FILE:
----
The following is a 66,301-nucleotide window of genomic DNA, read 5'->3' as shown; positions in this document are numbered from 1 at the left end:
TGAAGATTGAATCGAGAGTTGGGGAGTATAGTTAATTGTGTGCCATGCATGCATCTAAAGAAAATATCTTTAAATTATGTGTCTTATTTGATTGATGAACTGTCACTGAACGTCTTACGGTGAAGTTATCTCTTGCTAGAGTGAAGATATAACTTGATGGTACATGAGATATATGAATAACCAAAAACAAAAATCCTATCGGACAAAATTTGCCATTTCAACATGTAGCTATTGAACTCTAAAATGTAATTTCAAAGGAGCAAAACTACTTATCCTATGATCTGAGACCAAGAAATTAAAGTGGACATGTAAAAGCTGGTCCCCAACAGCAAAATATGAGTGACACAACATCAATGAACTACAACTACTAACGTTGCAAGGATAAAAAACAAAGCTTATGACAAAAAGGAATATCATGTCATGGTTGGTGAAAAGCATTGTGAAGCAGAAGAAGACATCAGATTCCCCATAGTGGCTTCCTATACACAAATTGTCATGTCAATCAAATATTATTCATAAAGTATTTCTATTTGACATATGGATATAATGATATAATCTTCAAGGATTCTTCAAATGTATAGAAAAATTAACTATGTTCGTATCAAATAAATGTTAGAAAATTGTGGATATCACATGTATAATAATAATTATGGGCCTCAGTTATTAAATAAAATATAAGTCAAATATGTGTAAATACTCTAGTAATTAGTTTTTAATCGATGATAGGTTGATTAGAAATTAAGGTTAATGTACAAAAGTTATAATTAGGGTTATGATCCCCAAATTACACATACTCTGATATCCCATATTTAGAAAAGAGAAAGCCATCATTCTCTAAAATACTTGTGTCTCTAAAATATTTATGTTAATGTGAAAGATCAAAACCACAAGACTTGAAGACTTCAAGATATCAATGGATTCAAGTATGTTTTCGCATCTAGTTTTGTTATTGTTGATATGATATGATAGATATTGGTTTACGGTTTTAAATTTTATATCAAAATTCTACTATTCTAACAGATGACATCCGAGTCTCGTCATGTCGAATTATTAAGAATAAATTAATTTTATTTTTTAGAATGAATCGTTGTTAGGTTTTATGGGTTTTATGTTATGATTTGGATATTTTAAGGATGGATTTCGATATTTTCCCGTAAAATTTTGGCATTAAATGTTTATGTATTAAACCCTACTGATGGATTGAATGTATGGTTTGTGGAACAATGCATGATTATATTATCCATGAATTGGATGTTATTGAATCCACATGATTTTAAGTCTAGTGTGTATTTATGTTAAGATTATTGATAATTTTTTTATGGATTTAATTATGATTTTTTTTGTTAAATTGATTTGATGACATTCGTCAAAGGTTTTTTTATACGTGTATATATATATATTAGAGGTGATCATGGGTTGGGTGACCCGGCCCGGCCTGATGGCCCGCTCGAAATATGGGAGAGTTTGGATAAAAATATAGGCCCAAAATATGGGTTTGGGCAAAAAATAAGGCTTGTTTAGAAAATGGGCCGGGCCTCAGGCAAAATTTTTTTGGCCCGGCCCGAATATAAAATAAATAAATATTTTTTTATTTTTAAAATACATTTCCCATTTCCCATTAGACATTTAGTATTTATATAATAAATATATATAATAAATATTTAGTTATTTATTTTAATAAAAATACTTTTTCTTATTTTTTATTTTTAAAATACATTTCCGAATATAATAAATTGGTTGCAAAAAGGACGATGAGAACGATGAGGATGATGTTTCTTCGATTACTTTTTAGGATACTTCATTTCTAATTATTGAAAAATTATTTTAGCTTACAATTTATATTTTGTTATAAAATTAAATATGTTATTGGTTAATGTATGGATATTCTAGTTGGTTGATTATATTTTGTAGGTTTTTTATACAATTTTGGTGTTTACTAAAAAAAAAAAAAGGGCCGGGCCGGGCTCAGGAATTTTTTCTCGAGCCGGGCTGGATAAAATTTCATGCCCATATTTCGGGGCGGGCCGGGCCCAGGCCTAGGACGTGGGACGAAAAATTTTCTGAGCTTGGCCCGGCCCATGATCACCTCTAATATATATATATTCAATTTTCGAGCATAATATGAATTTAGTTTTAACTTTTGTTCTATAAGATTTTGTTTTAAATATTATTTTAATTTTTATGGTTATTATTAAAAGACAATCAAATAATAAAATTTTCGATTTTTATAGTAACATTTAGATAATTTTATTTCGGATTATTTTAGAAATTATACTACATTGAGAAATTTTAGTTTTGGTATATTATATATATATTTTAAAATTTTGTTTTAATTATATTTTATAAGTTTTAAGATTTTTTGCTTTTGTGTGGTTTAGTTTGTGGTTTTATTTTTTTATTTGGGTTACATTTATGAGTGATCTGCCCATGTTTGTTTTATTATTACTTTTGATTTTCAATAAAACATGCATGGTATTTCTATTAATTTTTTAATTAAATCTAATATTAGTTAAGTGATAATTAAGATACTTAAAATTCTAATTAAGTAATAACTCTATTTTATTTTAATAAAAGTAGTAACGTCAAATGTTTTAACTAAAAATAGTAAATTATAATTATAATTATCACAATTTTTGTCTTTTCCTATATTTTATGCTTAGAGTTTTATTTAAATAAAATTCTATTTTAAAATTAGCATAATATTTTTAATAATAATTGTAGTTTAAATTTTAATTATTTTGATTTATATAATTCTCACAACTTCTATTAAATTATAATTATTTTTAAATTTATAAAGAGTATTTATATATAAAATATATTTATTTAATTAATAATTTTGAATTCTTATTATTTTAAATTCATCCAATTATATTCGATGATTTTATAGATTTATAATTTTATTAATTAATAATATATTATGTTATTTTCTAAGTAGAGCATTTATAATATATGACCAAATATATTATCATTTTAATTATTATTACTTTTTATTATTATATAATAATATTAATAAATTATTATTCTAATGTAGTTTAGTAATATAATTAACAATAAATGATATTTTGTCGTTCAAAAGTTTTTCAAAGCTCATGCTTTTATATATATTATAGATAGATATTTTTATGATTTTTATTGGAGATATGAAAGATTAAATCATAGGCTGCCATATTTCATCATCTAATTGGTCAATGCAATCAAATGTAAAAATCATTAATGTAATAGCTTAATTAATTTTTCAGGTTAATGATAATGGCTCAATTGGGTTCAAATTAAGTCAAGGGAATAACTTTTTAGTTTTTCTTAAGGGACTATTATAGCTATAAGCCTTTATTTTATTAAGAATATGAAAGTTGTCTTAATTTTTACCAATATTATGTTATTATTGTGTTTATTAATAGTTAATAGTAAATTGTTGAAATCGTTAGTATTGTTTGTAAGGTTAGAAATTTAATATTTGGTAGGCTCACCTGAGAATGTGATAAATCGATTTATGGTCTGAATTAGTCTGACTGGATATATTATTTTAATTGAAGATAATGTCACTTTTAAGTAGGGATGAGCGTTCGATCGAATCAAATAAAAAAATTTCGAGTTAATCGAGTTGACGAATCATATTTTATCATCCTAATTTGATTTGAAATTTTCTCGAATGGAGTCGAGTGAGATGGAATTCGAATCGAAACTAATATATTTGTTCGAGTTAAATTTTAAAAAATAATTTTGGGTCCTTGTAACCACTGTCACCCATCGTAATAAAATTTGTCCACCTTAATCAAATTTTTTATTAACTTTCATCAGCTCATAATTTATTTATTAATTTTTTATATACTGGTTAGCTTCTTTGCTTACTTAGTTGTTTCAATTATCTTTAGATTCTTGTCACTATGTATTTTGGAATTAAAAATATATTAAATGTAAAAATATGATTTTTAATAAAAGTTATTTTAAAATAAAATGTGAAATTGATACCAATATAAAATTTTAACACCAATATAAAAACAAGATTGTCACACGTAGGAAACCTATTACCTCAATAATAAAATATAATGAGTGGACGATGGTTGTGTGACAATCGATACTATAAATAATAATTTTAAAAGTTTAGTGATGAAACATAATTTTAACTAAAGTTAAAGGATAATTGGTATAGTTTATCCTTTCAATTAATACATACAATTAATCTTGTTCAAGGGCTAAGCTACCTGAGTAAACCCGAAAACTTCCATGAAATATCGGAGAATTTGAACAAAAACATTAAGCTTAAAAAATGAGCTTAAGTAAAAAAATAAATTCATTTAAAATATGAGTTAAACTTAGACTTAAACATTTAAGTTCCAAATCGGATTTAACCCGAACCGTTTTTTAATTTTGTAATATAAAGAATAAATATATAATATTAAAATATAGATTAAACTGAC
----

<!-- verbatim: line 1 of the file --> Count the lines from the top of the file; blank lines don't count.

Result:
The following is a 66,301-nucleotide window of genomic DNA, read 5'->3' as shown; positions in this document are numbered from 1 at the left end: